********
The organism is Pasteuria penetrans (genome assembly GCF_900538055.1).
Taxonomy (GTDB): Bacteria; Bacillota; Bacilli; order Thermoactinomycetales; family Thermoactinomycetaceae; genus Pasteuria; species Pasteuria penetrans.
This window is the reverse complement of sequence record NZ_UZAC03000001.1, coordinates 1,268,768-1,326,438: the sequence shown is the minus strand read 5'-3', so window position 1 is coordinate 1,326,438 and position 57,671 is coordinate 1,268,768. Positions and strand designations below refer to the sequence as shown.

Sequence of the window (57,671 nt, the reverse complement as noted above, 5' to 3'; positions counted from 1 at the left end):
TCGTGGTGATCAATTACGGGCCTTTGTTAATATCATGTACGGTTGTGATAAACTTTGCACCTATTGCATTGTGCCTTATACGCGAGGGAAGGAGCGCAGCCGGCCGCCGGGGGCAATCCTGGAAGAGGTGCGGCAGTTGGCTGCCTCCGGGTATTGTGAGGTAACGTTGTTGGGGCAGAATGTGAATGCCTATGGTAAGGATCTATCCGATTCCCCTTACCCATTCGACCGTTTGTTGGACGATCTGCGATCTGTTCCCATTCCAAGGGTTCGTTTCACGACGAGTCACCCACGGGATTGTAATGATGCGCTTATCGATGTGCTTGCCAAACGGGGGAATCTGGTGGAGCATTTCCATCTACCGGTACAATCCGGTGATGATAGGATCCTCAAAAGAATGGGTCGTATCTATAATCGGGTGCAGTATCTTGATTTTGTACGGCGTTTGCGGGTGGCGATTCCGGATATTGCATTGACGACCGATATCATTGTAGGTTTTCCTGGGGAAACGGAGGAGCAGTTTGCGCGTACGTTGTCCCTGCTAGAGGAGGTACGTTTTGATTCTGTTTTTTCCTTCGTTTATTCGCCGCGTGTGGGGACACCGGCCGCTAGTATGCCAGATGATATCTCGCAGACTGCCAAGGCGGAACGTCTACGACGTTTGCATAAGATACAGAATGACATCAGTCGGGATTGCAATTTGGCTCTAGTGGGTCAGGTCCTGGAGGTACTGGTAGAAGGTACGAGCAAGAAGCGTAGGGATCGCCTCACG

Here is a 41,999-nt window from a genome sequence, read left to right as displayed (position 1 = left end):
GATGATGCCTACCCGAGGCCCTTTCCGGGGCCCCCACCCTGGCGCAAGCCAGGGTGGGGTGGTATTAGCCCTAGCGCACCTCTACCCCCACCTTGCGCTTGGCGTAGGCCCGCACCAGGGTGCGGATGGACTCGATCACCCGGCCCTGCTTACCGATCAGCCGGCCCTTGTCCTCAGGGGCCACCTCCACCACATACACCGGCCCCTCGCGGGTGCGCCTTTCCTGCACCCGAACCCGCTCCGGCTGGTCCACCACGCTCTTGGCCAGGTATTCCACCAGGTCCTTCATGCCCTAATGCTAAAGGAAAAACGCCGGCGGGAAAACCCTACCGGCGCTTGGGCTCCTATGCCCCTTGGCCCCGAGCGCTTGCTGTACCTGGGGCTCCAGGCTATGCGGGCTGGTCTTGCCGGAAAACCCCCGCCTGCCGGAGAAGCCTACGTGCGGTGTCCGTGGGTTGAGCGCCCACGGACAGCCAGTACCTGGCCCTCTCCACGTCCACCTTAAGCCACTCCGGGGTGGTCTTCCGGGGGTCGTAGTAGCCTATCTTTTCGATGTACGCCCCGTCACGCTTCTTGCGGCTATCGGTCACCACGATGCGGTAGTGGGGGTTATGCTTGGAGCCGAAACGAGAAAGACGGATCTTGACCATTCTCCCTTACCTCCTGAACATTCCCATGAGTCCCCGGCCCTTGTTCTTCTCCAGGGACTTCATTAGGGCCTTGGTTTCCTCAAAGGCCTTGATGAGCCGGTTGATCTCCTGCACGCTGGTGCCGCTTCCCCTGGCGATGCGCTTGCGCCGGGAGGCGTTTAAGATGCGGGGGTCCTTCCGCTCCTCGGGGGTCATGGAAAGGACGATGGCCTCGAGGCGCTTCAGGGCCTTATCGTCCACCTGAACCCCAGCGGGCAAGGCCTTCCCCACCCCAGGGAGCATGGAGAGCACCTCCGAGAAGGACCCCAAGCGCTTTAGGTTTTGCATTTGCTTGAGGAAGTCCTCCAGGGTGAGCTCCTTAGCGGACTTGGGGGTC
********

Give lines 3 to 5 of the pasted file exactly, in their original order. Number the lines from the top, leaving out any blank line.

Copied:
This window is the reverse complement of sequence record NZ_UZAC03000001.1, coordinates 1,268,768-1,326,438: the sequence shown is the minus strand read 5'-3', so window position 1 is coordinate 1,326,438 and position 57,671 is coordinate 1,268,768. Positions and strand designations below refer to the sequence as shown.

Sequence of the window (57,671 nt, the reverse complement as noted above, 5' to 3'; positions counted from 1 at the left end):
TCGTGGTGATCAATTACGGGCCTTTGTTAATATCATGTACGGTTGTGATAAACTTTGCACCTATTGCATTGTGCCTTATACGCGAGGGAAGGAGCGCAGCCGGCCGCCGGGGGCAATCCTGGAAGAGGTGCGGCAGTTGGCTGCCTCCGGGTATTGTGAGGTAACGTTGTTGGGGCAGAATGTGAATGCCTATGGTAAGGATCTATCCGATTCCCCTTACCCATTCGACCGTTTGTTGGACGATCTGCGATCTGTTCCCATTCCAAGGGTTCGTTTCACGACGAGTCACCCACGGGATTGTAATGATGCGCTTATCGATGTGCTTGCCAAACGGGGGAATCTGGTGGAGCATTTCCATCTACCGGTACAATCCGGTGATGATAGGATCCTCAAAAGAATGGGTCGTATCTATAATCGGGTGCAGTATCTTGATTTTGTACGGCGTTTGCGGGTGGCGATTCCGGATATTGCATTGACGACCGATATCATTGTAGGTTTTCCTGGGGAAACGGAGGAGCAGTTTGCGCGTACGTTGTCCCTGCTAGAGGAGGTACGTTTTGATTCTGTTTTTTCCTTCGTTTATTCGCCGCGTGTGGGGACACCGGCCGCTAGTATGCCAGATGATATCTCGCAGACTGCCAAGGCGGAACGTCTACGACGTTTGCATAAGATACAGAATGACATCAGTCGGGATTGCAATTTGGCTCTAGTGGGTCAGGTCCTGGAGGTACTGGTAGAAGGTACGAGCAAGAAGCGTAGGGATCGCCTCACG